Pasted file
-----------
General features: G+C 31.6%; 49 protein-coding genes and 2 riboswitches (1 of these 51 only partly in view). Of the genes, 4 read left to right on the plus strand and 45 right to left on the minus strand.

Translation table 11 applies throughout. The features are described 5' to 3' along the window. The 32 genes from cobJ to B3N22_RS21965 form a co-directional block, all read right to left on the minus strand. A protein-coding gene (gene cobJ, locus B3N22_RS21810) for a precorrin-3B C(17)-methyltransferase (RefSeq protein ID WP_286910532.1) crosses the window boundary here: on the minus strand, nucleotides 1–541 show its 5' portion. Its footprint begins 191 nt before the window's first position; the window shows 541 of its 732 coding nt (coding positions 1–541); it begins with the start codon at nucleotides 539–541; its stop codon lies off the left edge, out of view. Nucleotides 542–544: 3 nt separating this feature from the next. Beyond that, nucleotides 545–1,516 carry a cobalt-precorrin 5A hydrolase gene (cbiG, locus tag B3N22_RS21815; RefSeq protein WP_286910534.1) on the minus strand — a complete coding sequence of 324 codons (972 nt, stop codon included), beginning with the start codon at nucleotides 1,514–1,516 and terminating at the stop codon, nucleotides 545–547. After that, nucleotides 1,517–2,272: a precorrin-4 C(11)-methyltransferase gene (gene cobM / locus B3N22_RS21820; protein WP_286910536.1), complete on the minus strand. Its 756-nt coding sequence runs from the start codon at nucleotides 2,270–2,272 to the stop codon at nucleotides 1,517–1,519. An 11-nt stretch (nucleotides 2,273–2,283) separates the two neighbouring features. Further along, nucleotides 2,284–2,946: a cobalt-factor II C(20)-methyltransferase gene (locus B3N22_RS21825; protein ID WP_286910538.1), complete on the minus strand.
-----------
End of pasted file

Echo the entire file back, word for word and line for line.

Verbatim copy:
General features: G+C 31.6%; 49 protein-coding genes and 2 riboswitches (1 of these 51 only partly in view). Of the genes, 4 read left to right on the plus strand and 45 right to left on the minus strand.

Translation table 11 applies throughout. The features are described 5' to 3' along the window. The 32 genes from cobJ to B3N22_RS21965 form a co-directional block, all read right to left on the minus strand. A protein-coding gene (gene cobJ, locus B3N22_RS21810) for a precorrin-3B C(17)-methyltransferase (RefSeq protein ID WP_286910532.1) crosses the window boundary here: on the minus strand, nucleotides 1–541 show its 5' portion. Its footprint begins 191 nt before the window's first position; the window shows 541 of its 732 coding nt (coding positions 1–541); it begins with the start codon at nucleotides 539–541; its stop codon lies off the left edge, out of view. Nucleotides 542–544: 3 nt separating this feature from the next. Beyond that, nucleotides 545–1,516 carry a cobalt-precorrin 5A hydrolase gene (cbiG, locus tag B3N22_RS21815; RefSeq protein WP_286910534.1) on the minus strand — a complete coding sequence of 324 codons (972 nt, stop codon included), beginning with the start codon at nucleotides 1,514–1,516 and terminating at the stop codon, nucleotides 545–547. After that, nucleotides 1,517–2,272: a precorrin-4 C(11)-methyltransferase gene (gene cobM / locus B3N22_RS21820; protein WP_286910536.1), complete on the minus strand. Its 756-nt coding sequence runs from the start codon at nucleotides 2,270–2,272 to the stop codon at nucleotides 1,517–1,519. An 11-nt stretch (nucleotides 2,273–2,283) separates the two neighbouring features. Further along, nucleotides 2,284–2,946: a cobalt-factor II C(20)-methyltransferase gene (locus B3N22_RS21825; protein ID WP_286910538.1), complete on the minus strand.